Epstein2004NEJM

Epstein2004NEJM - The n ew england journal of m edicine s...

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The new england journal of medicine n engl j med 350;4 www.nejm.org january 22, 2004 406 sounding board Paying Physicians for High-Quality Care Arnold M. Epstein, M.D., Thomas H. Lee, M.D., and Mary Beth Hamel, M.D. The recent call from the Institute of Medicine for government payers to increase payments to health care providers who deliver high-quality care is one of several signs that practicing doctors can expect some fundamental changes in the way they are com- pensated. 1,2 Health care insurers and purchasers in the private sector have begun moving along a simi- larly ambitious path. Many physicians are already familiar with quality incentives from their experience with managed care; such incentives began as small payments for higher ratings of patient satisfaction or for the use of pre- ventive services such as mammography. 3 These in- centives have become so prevalent that physicians are more likely to receive financial incentives for improving the quality of care or patient satisfaction than for controlling the use of services. 4,5 Anecdotal information also suggests that the amount of money being used as an incentive is growing substantially. Perhaps the real harbinger is the National Health System in the United Kingdom, which has recently adopted a payment-for-performance initiative of unprecedented size and scope. Nearly a third of a general practitioner’s income will depend on the practitioner’s performance as defined by 130 qual- ity indicators. 6-8 In this article, we discuss pay- ment-for-performance initiatives — their origins and goals, the challenges they present, and the strat- egies that payers might use to overcome the chal- lenges most effectively. Several factors account for the increased interest in financial rewards to physicians for providing care of high quality. Quality measurements and moni- toring have become more sophisticated. Indicators are now available to assess the treatment of a broad array of chronic diseases (e.g., asthma and conges- tive heart failure) and the appropriate provision of preventive care. The most prominent quality report card, the Health Plan Employer Data and Informa- tion Set (HEDIS), published annually by the Na- tional Committee for Quality Assurance, reflects the quality of care patients are receiving in health plans that cover 75 percent of Americans enrolled in man- aged care. 9 These national efforts to monitor the quality of care, 10 as well as individual studies, 11-13 have illu- minated serious shortfalls in the quality of clinical care in many areas. At the same time, longitudinal data on HEDIS scores 10 and other measures of qual- ity nationally 14 indicate that these measures can spur meaningful improvements through the intro- duction of systems that enhance the reliability of delivery of key interventions. Nonetheless, prior models of health care delivery and physicians’ pay- ment failed to prevent gaps in the quality of care, as described in two reports from the Institute of Med-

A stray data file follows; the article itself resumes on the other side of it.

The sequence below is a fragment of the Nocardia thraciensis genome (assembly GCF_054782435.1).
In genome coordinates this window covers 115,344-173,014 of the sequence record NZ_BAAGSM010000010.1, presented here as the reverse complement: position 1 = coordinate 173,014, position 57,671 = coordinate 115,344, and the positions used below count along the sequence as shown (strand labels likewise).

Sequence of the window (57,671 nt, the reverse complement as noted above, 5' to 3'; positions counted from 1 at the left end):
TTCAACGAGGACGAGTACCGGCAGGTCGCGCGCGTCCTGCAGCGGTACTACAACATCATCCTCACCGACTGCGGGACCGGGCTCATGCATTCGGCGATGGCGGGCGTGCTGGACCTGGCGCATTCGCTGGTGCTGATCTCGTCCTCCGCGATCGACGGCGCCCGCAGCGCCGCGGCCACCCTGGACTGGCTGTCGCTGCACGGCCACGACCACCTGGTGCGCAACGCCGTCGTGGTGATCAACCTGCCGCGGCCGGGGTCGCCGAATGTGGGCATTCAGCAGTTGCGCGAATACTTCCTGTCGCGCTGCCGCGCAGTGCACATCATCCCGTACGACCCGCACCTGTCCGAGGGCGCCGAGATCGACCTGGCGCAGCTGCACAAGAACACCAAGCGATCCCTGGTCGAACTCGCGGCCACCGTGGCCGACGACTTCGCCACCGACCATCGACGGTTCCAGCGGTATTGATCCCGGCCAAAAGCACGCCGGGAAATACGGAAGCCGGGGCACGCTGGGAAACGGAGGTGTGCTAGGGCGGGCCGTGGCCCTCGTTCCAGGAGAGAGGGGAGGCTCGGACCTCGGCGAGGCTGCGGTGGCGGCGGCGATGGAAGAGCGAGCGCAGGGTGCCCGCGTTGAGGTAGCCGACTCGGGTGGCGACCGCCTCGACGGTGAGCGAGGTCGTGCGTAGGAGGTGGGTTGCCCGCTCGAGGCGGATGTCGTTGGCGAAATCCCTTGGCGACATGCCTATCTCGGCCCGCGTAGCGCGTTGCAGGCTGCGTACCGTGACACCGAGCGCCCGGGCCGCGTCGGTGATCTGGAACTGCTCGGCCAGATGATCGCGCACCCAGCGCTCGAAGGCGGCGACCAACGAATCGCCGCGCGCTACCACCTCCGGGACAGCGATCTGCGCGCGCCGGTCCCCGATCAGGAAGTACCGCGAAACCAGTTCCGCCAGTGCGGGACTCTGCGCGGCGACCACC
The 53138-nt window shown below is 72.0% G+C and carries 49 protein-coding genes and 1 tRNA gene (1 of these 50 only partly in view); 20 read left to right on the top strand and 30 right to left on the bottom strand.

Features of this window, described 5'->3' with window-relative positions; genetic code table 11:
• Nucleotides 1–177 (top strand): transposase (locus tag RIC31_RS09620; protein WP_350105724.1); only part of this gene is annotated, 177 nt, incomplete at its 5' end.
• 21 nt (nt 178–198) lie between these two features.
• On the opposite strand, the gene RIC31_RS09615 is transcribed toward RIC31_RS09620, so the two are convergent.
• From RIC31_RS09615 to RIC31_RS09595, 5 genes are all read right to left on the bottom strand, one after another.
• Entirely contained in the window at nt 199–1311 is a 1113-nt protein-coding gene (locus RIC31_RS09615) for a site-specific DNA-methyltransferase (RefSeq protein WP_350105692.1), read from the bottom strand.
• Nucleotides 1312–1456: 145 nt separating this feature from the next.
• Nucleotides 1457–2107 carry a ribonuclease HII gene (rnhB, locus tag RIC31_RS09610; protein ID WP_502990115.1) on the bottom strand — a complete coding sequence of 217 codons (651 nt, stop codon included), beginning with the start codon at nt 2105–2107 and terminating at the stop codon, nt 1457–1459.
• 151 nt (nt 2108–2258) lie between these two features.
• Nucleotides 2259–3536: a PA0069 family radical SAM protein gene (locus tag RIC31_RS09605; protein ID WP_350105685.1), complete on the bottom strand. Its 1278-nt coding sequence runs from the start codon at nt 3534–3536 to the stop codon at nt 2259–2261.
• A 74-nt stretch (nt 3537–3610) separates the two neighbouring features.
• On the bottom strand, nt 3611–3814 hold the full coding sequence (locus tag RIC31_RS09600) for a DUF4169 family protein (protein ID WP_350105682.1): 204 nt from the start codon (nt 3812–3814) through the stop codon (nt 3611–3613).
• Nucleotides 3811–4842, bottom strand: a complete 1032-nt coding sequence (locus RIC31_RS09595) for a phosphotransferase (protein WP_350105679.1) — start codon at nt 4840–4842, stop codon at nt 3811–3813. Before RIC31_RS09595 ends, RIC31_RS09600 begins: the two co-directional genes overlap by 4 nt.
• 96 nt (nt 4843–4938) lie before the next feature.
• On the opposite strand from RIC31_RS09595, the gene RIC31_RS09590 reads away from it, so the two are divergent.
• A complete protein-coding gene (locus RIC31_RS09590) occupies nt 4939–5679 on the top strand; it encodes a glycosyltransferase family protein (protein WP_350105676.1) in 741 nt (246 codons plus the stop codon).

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This note was uploaded on 04/14/2011 for the course ECON 329 taught by Professor Classen during the Spring '11 term at Loyola Chicago.

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Epstein2004NEJM - The n ew england journal of m edicine s...

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